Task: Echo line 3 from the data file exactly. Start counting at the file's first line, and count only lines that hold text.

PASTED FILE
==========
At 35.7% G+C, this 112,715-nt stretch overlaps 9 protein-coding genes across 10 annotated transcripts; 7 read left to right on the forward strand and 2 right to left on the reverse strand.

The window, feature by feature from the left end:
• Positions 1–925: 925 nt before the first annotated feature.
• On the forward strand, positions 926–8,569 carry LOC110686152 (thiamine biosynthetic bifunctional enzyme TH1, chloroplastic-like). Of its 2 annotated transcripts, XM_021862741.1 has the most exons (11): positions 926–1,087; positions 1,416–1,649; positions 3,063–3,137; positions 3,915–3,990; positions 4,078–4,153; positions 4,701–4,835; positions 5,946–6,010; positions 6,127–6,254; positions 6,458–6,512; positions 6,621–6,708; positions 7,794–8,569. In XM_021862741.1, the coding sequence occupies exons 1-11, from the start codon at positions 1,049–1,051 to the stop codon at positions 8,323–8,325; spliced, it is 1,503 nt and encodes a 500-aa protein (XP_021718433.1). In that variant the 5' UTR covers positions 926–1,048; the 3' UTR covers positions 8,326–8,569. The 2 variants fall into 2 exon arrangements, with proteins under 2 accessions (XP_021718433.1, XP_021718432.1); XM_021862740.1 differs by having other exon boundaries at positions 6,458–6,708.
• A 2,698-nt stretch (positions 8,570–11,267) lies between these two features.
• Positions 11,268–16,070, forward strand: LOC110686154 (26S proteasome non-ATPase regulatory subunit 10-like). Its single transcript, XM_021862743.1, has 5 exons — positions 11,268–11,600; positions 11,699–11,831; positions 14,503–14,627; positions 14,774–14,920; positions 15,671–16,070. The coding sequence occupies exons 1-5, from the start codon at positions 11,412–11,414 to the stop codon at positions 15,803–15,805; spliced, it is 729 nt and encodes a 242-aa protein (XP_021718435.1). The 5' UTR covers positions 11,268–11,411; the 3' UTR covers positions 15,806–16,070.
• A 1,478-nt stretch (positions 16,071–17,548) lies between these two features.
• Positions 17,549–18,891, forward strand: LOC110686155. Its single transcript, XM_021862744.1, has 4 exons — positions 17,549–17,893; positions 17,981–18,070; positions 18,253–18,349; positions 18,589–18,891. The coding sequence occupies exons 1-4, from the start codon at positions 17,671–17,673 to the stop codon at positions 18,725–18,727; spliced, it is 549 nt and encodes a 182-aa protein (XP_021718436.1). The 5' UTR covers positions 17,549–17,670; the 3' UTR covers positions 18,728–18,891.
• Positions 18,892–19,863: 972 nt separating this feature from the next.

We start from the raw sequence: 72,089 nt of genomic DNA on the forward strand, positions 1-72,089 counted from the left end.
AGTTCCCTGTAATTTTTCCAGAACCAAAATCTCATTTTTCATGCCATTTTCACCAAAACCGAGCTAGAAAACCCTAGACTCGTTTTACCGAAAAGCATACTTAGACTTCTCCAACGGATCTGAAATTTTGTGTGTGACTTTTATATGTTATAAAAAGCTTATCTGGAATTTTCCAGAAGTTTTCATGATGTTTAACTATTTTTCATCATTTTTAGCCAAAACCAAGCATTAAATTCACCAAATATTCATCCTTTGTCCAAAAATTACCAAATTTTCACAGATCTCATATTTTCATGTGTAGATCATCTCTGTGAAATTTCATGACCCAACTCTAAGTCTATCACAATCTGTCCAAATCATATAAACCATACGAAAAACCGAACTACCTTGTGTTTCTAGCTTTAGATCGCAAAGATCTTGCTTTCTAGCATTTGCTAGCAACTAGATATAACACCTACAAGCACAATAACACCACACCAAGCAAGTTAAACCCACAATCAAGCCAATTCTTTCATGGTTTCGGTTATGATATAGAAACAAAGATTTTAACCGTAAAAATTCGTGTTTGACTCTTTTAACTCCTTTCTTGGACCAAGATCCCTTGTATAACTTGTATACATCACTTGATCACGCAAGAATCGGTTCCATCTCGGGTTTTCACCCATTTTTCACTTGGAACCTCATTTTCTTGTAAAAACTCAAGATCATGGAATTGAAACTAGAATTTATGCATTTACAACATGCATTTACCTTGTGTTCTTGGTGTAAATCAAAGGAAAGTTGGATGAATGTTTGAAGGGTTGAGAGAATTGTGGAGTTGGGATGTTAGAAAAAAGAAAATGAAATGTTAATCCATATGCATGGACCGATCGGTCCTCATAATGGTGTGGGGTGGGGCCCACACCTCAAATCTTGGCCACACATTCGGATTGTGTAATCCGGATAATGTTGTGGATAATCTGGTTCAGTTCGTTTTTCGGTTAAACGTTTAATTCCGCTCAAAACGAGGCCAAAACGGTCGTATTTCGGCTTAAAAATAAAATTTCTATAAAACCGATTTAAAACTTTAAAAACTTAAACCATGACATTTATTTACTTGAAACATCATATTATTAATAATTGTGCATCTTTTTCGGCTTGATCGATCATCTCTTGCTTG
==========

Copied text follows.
• Positions 1–925: 925 nt before the first annotated feature.